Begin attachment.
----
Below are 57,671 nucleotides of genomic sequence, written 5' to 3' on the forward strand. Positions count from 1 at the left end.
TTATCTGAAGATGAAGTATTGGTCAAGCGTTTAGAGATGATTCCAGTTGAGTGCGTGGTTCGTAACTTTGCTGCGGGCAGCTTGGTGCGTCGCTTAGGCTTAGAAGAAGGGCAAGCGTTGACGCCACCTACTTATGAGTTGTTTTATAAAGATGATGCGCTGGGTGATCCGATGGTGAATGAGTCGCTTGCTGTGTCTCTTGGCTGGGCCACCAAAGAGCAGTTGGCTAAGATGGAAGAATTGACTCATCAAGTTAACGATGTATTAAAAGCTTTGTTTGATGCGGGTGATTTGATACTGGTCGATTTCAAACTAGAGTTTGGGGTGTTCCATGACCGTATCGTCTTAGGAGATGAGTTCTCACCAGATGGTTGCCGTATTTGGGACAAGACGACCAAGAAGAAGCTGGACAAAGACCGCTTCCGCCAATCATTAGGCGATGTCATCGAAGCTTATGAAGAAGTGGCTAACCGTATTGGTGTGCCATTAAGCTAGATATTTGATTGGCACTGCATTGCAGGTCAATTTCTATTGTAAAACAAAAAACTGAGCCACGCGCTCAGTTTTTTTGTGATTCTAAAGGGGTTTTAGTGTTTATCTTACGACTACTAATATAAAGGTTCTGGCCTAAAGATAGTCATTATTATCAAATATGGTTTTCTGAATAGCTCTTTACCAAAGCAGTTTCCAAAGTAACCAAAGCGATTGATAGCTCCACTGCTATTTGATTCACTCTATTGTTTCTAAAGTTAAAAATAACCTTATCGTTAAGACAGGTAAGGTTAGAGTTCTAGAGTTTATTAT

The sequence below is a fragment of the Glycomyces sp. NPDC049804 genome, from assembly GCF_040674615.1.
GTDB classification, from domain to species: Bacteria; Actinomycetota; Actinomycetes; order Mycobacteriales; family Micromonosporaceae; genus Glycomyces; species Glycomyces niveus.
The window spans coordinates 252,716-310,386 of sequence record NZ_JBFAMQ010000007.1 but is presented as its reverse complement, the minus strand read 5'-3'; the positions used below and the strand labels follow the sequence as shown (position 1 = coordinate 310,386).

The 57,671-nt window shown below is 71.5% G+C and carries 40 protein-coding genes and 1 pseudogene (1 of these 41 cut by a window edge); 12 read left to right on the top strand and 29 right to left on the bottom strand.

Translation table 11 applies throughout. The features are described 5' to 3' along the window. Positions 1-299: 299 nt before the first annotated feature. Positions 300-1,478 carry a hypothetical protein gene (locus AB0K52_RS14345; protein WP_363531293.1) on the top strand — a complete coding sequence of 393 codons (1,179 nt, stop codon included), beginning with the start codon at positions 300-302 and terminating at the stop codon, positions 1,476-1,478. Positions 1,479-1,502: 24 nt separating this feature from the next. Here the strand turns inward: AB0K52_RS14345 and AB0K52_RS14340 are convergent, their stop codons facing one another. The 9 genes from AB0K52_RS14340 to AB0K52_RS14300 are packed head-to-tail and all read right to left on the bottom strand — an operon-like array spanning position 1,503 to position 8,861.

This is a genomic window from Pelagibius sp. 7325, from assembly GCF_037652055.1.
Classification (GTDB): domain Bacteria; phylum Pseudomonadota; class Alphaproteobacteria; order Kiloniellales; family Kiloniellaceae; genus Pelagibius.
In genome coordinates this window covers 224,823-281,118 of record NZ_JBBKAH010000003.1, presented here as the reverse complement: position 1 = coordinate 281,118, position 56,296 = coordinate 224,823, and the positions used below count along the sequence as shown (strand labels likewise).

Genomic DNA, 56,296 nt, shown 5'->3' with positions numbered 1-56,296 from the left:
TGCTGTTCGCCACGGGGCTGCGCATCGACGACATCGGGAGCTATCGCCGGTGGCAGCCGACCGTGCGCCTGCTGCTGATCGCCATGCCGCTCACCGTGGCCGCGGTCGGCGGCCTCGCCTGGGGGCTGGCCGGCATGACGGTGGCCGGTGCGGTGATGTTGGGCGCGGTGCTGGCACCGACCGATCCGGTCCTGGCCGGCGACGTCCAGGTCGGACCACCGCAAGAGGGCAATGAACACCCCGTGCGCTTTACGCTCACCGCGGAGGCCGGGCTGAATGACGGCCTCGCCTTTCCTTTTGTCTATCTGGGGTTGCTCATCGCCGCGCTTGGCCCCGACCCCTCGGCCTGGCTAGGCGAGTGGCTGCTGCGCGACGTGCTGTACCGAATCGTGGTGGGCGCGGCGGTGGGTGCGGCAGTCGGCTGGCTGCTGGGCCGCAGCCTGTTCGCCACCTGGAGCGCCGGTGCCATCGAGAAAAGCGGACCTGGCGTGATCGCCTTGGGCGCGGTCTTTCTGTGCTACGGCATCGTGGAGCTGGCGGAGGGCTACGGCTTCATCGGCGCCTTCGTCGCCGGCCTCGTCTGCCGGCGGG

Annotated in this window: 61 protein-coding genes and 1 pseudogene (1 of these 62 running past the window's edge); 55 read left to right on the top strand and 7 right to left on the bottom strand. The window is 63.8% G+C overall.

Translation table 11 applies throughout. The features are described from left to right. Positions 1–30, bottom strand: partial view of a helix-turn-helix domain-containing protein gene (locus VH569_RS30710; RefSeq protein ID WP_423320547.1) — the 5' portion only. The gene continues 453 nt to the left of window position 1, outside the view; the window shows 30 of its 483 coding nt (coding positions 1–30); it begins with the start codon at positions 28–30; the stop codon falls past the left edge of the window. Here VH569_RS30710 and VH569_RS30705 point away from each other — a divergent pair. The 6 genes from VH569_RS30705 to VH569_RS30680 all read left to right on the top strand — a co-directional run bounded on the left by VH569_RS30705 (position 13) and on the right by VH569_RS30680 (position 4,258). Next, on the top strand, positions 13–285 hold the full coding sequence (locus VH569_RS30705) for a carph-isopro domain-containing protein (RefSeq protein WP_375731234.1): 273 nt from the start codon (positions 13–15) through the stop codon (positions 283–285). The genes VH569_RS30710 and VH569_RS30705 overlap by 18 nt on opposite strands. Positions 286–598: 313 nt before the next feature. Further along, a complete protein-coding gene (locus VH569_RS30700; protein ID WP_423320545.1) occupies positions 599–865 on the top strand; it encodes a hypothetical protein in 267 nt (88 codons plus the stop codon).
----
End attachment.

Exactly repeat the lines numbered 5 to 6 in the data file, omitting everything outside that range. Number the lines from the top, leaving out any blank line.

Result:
The window spans coordinates 252,716-310,386 of sequence record NZ_JBFAMQ010000007.1 but is presented as its reverse complement, the minus strand read 5'-3'; the positions used below and the strand labels follow the sequence as shown (position 1 = coordinate 310,386).

The 57,671-nt window shown below is 71.5% G+C and carries 40 protein-coding genes and 1 pseudogene (1 of these 41 cut by a window edge); 12 read left to right on the top strand and 29 right to left on the bottom strand.